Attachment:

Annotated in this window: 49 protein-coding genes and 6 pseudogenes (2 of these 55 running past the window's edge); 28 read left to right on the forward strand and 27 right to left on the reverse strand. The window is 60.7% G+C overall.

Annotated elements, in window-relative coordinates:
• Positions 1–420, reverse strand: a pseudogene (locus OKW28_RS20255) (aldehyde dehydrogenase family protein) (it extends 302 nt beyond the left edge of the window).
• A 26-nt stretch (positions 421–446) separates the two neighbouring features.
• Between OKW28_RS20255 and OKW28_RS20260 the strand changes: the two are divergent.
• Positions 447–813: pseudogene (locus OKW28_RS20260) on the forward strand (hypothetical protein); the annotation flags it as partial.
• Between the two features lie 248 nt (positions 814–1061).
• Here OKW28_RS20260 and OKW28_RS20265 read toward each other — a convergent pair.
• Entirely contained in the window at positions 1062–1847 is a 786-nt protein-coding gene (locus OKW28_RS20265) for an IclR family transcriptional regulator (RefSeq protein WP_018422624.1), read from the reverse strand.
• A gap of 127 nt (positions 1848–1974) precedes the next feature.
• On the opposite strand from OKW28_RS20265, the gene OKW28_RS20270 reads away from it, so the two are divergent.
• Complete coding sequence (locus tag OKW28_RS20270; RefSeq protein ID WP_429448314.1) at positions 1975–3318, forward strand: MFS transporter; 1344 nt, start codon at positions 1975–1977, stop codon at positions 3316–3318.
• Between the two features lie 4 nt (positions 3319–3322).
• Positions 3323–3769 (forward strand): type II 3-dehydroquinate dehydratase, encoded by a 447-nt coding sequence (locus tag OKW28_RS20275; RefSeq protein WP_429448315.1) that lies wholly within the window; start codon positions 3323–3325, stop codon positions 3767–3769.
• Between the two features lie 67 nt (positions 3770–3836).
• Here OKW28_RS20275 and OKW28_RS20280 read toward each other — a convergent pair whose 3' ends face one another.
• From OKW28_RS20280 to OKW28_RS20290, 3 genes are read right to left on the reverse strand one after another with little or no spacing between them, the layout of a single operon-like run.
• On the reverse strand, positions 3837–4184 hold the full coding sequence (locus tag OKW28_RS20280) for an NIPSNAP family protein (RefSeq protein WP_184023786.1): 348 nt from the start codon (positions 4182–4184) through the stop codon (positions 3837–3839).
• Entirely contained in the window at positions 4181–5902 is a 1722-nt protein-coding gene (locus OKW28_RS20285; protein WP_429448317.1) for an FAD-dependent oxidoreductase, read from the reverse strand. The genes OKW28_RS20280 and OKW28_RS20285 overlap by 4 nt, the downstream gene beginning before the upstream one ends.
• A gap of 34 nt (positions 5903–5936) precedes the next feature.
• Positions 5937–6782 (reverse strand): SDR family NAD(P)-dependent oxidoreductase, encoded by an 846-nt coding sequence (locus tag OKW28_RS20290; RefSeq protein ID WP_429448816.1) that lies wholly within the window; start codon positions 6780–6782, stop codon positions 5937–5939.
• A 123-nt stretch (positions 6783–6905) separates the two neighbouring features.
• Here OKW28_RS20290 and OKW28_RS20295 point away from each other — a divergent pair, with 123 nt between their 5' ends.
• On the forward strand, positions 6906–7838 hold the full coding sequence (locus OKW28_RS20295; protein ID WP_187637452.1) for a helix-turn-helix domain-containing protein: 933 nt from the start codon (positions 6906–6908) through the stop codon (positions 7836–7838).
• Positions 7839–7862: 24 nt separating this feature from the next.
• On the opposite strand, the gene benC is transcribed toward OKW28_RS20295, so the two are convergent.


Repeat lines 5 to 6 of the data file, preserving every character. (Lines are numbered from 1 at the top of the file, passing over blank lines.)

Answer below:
• Between OKW28_RS20255 and OKW28_RS20260 the strand changes: the two are divergent.
• Positions 447–813: pseudogene (locus OKW28_RS20260) on the forward strand (hypothetical protein); the annotation flags it as partial.